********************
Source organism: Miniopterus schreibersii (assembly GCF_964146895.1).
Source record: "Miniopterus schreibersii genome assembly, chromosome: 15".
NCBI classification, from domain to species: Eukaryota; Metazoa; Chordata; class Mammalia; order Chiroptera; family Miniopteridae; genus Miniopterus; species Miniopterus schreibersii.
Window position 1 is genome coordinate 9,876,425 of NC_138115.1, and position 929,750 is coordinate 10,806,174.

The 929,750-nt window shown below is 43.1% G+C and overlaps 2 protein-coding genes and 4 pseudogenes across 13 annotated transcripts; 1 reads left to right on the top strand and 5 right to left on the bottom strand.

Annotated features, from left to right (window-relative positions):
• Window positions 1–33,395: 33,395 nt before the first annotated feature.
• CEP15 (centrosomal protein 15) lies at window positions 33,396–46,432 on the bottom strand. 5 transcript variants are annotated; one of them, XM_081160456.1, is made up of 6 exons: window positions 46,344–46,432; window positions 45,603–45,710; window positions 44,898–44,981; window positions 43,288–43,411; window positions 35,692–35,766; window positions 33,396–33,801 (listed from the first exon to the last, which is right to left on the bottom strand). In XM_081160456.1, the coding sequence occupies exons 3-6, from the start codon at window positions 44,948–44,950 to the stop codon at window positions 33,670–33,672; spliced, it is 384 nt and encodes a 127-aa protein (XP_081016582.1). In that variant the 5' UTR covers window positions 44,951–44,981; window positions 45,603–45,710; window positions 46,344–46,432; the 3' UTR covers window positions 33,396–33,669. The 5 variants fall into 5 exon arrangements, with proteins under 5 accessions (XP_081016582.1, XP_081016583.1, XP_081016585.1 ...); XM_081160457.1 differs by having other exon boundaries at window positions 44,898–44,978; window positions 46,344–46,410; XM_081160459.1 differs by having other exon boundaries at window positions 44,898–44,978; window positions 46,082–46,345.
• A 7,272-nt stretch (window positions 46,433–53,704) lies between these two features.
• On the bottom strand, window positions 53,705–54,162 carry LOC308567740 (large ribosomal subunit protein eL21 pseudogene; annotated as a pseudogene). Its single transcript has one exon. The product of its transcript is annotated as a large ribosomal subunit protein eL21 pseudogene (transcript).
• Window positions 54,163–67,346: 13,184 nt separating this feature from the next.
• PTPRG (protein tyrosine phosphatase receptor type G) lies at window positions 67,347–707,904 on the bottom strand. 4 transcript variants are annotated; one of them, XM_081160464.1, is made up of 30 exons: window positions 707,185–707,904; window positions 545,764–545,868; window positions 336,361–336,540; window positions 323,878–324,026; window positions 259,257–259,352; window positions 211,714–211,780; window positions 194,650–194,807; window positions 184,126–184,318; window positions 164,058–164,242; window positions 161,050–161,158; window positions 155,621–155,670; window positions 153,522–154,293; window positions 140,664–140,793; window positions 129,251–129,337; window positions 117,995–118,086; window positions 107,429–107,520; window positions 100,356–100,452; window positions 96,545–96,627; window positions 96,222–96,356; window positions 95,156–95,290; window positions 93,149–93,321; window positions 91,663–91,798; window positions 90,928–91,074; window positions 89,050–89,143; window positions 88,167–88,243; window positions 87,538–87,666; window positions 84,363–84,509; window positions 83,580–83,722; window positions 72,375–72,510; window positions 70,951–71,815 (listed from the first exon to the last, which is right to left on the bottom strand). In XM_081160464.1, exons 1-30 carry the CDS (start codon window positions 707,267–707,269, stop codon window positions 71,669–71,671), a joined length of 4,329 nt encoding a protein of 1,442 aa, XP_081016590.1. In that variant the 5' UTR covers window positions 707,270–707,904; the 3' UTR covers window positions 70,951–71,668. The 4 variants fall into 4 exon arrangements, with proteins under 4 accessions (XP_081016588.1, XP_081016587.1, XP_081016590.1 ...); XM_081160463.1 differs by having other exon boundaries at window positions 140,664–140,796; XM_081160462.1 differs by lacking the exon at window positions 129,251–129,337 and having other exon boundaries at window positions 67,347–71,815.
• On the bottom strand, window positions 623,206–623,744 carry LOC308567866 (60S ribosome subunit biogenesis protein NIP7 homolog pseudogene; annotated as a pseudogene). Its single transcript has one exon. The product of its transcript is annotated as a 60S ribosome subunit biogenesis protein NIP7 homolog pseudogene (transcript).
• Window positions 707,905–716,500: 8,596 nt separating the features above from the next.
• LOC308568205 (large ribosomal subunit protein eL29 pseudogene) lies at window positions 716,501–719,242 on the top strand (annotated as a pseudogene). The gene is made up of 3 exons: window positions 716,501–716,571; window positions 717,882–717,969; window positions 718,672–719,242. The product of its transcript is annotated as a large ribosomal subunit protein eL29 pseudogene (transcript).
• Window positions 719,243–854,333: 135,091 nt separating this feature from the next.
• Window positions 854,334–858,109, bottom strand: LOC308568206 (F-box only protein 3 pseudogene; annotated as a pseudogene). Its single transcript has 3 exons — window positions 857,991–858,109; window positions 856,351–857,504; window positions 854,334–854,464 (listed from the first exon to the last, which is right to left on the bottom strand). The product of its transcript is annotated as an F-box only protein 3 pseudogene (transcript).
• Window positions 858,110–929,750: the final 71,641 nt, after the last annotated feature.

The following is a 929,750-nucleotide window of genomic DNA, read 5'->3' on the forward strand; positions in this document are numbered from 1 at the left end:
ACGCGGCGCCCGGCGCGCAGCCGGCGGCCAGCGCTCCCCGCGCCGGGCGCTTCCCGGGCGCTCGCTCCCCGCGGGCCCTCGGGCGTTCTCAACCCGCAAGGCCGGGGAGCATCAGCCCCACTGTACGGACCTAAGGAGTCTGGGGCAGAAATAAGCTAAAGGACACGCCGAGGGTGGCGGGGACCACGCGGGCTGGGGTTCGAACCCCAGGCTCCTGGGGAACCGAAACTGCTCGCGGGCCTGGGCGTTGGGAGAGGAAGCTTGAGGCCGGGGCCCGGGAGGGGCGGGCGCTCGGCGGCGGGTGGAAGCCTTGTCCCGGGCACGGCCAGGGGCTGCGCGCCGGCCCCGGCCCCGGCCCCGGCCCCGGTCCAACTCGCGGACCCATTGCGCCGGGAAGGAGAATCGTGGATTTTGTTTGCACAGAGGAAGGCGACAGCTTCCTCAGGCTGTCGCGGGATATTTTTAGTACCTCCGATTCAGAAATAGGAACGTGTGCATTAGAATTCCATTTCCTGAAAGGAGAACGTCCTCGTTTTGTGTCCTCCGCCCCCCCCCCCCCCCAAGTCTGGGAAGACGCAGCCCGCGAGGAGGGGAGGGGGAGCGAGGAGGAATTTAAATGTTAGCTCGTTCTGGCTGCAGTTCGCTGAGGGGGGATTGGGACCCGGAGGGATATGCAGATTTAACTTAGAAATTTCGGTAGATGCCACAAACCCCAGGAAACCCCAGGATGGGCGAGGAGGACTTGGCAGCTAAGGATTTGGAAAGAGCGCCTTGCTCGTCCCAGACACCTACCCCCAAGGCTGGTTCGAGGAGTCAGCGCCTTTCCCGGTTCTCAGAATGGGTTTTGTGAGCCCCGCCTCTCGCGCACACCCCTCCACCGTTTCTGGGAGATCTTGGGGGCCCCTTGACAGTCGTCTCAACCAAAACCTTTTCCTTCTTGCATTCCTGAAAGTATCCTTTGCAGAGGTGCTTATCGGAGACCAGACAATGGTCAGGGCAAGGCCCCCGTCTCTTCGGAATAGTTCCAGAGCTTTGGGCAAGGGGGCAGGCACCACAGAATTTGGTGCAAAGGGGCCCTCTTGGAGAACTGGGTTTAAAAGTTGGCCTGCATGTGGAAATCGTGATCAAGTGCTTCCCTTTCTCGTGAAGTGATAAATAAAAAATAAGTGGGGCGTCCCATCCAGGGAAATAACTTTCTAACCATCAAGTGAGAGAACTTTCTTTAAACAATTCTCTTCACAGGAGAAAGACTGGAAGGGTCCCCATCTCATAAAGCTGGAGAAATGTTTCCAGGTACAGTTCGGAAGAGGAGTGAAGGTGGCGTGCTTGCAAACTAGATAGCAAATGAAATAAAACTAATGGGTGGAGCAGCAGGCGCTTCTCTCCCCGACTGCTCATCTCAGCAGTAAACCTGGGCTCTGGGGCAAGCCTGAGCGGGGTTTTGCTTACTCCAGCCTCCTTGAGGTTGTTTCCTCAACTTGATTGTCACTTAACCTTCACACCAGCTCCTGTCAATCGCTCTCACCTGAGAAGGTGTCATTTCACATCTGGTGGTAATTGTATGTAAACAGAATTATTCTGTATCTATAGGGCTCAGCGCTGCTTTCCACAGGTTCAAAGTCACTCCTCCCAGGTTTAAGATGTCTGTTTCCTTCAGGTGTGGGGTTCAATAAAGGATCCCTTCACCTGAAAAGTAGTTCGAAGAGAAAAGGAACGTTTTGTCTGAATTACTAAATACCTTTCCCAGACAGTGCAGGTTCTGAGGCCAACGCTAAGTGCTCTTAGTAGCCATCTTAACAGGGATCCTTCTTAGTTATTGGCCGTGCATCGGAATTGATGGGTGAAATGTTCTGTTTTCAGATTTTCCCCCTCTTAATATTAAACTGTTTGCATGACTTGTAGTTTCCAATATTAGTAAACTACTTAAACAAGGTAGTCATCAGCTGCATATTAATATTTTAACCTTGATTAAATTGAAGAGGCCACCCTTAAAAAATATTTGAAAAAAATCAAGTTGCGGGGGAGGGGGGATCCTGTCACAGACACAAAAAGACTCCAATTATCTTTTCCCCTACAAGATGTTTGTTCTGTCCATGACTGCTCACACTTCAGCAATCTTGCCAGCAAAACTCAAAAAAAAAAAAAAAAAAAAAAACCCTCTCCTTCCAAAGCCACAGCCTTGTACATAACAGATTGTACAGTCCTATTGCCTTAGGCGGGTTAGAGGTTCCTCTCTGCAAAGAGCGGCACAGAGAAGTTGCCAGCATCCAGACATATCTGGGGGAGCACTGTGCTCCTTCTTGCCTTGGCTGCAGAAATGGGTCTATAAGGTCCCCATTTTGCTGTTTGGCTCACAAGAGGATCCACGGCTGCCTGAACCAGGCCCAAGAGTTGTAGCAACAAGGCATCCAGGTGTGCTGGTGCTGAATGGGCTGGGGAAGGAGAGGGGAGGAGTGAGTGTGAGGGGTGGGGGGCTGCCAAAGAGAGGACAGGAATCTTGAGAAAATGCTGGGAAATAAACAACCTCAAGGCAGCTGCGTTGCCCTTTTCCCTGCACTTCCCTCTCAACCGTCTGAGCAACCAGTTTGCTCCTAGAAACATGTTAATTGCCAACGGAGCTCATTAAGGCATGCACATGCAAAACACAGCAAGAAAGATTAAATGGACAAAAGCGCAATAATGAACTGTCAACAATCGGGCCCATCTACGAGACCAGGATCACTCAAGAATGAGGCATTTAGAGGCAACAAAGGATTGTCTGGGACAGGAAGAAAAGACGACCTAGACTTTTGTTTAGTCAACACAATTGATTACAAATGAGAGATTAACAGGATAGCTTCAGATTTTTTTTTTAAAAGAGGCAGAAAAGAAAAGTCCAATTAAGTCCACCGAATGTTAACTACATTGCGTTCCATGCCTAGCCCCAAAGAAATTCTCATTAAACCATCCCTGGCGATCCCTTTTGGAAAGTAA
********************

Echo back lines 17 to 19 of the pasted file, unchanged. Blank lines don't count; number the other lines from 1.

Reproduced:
• Window positions 854,334–858,109, bottom strand: LOC308568206 (F-box only protein 3 pseudogene; annotated as a pseudogene). Its single transcript has 3 exons — window positions 857,991–858,109; window positions 856,351–857,504; window positions 854,334–854,464 (listed from the first exon to the last, which is right to left on the bottom strand). The product of its transcript is annotated as an F-box only protein 3 pseudogene (transcript).
• Window positions 858,110–929,750: the final 71,641 nt, after the last annotated feature.

The following is a 929,750-nucleotide window of genomic DNA, read 5'->3' on the forward strand; positions in this document are numbered from 1 at the left end: